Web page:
Real Baja

There is something about the remote parts of the Baja California peninsula that remind us of what a wild coast is supposed to be. These images are by Zach Plopper from a recent trip we did to survey a national park in Baja California. Luckily we had a good tent to survive the harsh Santa Ana winds that hit.

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Serge Dedina dawn patrols remote Baja/Photo: Zach Plopper

WilLDCOAST Base camp in remote Baja/Photo: Zach Plopper

Baja campfire/Credit: Zach Plopper

El Hijo del Santo Fights for Cabo Pulmo

The Lucha Libre El Hijo del Santo appears in m...

Image via Wikipedia

In Mexico, there is no greater living legend than lucha libre star El Hijo del Santo.

In the ring he fights the bad guys.

In real life he saves the coast and ocean.

El Hijo del Santo has been the main spokesperson for WiLDCOAST for the past three years.

Wildcoast

Image via Wikipedia

And in our most serious fight, we have been trying to stop the Spanish resort developer Hansa Urban from destroying the fragile Cabo Pulmo coral reef, a UNESCO World Heritage Site and Mexican National Park, from being obliterated by a giant new resort-city on the East Cape, on the park’s boundary.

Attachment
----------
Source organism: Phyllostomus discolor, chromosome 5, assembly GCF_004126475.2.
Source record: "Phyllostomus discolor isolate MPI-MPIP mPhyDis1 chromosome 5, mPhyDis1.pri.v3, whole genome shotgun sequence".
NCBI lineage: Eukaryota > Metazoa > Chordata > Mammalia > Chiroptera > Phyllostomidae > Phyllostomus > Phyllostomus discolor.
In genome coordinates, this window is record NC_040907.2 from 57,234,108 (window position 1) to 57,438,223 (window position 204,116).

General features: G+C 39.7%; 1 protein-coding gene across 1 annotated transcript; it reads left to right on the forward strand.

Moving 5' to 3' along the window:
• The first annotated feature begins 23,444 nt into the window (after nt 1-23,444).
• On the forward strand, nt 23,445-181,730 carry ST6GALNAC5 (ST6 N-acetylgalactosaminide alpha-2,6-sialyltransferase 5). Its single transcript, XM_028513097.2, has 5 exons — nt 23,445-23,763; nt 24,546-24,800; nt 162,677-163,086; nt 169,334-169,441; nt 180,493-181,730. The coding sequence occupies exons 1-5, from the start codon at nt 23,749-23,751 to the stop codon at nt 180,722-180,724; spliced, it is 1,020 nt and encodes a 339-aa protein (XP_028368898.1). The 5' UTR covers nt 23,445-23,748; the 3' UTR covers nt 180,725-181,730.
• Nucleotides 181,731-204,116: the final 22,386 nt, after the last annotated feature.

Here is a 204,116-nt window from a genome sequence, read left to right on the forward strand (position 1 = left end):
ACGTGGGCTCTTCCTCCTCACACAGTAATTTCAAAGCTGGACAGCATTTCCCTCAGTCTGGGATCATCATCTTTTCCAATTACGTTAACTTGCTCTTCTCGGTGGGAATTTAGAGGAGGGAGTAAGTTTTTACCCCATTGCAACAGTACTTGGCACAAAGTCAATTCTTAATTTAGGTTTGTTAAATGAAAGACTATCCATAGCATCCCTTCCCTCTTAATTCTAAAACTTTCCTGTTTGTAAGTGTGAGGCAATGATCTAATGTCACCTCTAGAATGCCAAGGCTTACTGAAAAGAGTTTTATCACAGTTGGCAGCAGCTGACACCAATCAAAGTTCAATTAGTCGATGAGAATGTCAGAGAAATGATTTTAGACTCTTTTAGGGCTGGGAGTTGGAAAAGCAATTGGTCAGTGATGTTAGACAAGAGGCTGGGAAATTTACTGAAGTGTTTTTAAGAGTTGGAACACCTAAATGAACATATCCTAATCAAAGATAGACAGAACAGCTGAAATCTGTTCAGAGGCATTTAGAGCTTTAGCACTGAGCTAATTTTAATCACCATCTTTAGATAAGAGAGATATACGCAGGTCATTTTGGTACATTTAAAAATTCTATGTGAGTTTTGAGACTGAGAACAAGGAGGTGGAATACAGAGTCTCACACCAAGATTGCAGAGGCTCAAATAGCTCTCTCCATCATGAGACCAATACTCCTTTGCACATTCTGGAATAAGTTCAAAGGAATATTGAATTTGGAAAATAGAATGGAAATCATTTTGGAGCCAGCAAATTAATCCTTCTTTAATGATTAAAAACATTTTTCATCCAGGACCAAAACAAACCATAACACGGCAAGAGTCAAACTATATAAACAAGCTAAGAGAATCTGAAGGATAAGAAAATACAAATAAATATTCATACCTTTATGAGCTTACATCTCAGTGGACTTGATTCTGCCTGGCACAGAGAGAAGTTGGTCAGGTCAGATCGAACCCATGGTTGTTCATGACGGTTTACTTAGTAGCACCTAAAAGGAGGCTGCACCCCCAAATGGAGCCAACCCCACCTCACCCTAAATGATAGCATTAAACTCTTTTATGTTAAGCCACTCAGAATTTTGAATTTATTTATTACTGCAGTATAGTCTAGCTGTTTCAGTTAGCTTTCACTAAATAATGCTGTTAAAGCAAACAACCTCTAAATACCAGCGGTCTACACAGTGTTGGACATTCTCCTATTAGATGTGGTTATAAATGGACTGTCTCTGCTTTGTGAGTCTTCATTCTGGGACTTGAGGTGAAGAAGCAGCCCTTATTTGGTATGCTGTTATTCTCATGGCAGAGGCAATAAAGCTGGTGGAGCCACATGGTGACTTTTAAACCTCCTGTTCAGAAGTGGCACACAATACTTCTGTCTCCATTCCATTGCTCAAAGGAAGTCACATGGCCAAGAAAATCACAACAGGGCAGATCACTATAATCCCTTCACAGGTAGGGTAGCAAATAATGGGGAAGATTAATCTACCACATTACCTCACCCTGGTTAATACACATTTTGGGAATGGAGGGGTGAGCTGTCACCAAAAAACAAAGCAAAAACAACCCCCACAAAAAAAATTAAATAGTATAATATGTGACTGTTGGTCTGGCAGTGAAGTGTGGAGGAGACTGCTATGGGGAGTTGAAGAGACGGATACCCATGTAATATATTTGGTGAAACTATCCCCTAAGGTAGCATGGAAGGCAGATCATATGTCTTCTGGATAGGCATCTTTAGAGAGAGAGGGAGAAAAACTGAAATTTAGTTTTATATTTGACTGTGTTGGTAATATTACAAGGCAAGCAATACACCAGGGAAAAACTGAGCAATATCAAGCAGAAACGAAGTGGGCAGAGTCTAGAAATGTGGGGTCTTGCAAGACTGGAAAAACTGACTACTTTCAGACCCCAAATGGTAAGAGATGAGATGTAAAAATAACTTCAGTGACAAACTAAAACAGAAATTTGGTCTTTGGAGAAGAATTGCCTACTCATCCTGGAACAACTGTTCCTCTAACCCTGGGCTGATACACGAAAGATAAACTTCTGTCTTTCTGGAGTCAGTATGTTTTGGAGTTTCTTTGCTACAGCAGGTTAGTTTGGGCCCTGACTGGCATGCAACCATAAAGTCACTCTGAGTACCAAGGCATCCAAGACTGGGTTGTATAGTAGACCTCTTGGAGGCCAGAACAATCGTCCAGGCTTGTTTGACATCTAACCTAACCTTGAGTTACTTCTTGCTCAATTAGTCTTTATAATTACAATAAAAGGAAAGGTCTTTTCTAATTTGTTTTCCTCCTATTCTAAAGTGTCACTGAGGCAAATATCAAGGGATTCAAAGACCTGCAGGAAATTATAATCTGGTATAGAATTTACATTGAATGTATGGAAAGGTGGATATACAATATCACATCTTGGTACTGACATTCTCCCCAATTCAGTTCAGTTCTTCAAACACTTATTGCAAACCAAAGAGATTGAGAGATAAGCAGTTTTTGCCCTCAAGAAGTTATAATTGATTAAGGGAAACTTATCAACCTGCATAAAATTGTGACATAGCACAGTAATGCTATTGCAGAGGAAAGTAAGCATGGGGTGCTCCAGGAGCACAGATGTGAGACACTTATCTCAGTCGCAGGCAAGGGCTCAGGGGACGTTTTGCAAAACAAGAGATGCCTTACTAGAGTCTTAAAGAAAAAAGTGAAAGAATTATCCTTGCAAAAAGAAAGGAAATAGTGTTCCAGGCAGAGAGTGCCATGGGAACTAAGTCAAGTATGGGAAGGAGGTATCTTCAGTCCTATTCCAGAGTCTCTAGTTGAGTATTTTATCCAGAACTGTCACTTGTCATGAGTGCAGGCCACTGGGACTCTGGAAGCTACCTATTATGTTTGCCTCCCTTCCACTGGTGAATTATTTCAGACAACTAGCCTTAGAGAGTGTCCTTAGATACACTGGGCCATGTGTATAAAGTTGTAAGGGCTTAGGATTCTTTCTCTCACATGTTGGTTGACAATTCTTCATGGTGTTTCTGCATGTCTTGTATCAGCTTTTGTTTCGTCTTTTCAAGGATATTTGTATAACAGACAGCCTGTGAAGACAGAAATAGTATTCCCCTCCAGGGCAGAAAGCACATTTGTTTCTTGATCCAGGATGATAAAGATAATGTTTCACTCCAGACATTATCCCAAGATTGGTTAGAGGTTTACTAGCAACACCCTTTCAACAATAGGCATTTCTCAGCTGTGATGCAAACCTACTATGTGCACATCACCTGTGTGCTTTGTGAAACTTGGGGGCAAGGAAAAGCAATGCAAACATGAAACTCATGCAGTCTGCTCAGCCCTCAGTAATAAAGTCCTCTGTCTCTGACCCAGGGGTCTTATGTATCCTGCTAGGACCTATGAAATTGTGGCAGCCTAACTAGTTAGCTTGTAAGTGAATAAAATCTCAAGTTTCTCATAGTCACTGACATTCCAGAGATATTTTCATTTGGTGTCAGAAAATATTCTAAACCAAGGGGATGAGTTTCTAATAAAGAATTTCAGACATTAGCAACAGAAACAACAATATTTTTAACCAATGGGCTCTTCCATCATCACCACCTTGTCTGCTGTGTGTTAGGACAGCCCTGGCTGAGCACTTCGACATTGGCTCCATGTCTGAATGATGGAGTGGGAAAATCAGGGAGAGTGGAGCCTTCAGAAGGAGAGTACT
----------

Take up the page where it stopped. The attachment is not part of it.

So our team went to South Africa for the 2010 World Cup and unleashed El Santo.

Can you say GOOOOOOOOOOOOOOOOOOOOOOOOOOOL!!!!!!!!!!!!!!!!!!!!!!!!!!!

Santo scored for Cabo Pulmo!!

Thanks Santo

Wild Sea is on Amazon!

It is really official when your book gets listed on Amazon.

You can pre-order Wild Sea from Amazon if you’d like or you can just wait until I come to a bookstore near you!!

I even have my own author page on Amazon that features my book, Saving the Gray Whale.

Very cool.

Barrels for Breakfast: Nado Version

Surfer

Image by MattGrommes via Flickr

My surfing column, Southwest Surf is now running in Coronado Patch. This is sligthtly different than the Imperial Beach Patch Version. This is from November 17, 2010.

Our south county coast does very well on peaky combo wind swells. That is
why the fall is my favorite season in Southern California.

Last Tuesday, Nov. 9, was a classic morning. The South Side of the Imperial
Beach pier finally came alive. There were also peaks from the pier to the
Boc’s to be had.

On Wednesday my two groms Israel and Daniel patrolled the South Side.

Israel, a freshman at Coronado High School, said, “Matt Wilson was running
into the water yelling, ‘Barrels for breakfast.'”

On that morning, Zach Plopper, Ben McCue and I crossed the border early and
surf checked the TJ-Ensenada coast.

We settled on San Miguel for a session with no crowd and 2- to-4-foot crystal clear
waves. Just like Baja Norte is supposed to be.

Early Saturday morning, Israel, and my youngest son, Daniel, a seventh grader at
Coronado Middle School, departed for Ventura with surf dad extraordinaire
Jason Stutz, and his son Jake.

Jason called me later in the day and said, “The boys surfed with Dane
Reynolds at Emma Wood. I told them that we could go home. It doesn’t get
any better than that.”